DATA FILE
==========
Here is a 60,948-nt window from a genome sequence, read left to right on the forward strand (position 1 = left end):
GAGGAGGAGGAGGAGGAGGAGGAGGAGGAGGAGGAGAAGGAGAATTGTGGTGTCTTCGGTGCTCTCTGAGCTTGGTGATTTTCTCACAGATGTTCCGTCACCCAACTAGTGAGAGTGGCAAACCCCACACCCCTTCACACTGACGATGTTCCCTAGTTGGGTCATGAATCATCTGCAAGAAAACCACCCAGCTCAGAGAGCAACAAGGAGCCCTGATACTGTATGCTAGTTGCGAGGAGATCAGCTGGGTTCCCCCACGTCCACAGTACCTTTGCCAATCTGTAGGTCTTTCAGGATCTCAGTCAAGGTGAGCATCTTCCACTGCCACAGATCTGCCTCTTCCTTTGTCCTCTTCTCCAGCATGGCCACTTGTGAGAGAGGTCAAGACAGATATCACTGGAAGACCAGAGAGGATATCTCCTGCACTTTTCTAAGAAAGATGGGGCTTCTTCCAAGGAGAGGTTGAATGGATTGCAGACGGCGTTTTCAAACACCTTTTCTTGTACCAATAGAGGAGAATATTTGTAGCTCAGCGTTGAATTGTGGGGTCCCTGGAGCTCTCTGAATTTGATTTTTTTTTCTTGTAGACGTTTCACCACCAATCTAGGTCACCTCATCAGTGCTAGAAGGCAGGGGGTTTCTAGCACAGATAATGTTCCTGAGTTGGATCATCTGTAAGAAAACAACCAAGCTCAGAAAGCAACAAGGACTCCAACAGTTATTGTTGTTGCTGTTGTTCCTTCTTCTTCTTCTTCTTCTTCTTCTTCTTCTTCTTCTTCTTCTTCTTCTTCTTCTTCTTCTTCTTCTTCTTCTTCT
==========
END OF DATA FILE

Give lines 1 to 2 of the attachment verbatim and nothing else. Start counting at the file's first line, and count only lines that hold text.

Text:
Here is a 60,948-nt window from a genome sequence, read left to right on the forward strand (position 1 = left end):
GAGGAGGAGGAGGAGGAGGAGGAGGAGGAGGAGGAGAAGGAGAATTGTGGTGTCTTCGGTGCTCTCTGAGCTTGGTGATTTTCTCACAGATGTTCCGTCACCCAACTAGTGAGAGTGGCAAACCCCACACCCCTTCACACTGACGATGTTCCCTAGTTGGGTCATGAATCATCTGCAAGAAAACCACCCAGCTCAGAGAGCAACAAGGAGCCCTGATACTGTATGCTAGTTGCGAGGAGATCAGCTGGGTTCCCCCACGTCCACAGTACCTTTGCCAATCTGTAGGTCTTTCAGGATCTCAGTCAAGGTGAGCATCTTCCACTGCCACAGATCTGCCTCTTCCTTTGTCCTCTTCTCCAGCATGGCCACTTGTGAGAGAGGTCAAGACAGATATCACTGGAAGACCAGAGAGGATATCTCCTGCACTTTTCTAAGAAAGATGGGGCTTCTTCCAAGGAGAGGTTGAATGGATTGCAGACGGCGTTTTCAAACACCTTTTCTTGTACCAATAGAGGAGAATATTTGTAGCTCAGCGTTGAATTGTGGGGTCCCTGGAGCTCTCTGAATTTGATTTTTTTTTCTTGTAGACGTTTCACCACCAATCTAGGTCACCTCATCAGTGCTAGAAGGCAGGGGGTTTCTAGCACAGATAATGTTCCTGAGTTGGATCATCTGTAAGAAAACAACCAAGCTCAGAAAGCAACAAGGACTCCAACAGTTATTGTTGTTGCTGTTGTTCCTTCTTCTTCTTCTTCTTCTTCTTCTTCTTCTTCTTCTTCTTCTTCTTCTTCTTCTTCTTCTTCTTCTTCTTCTTCT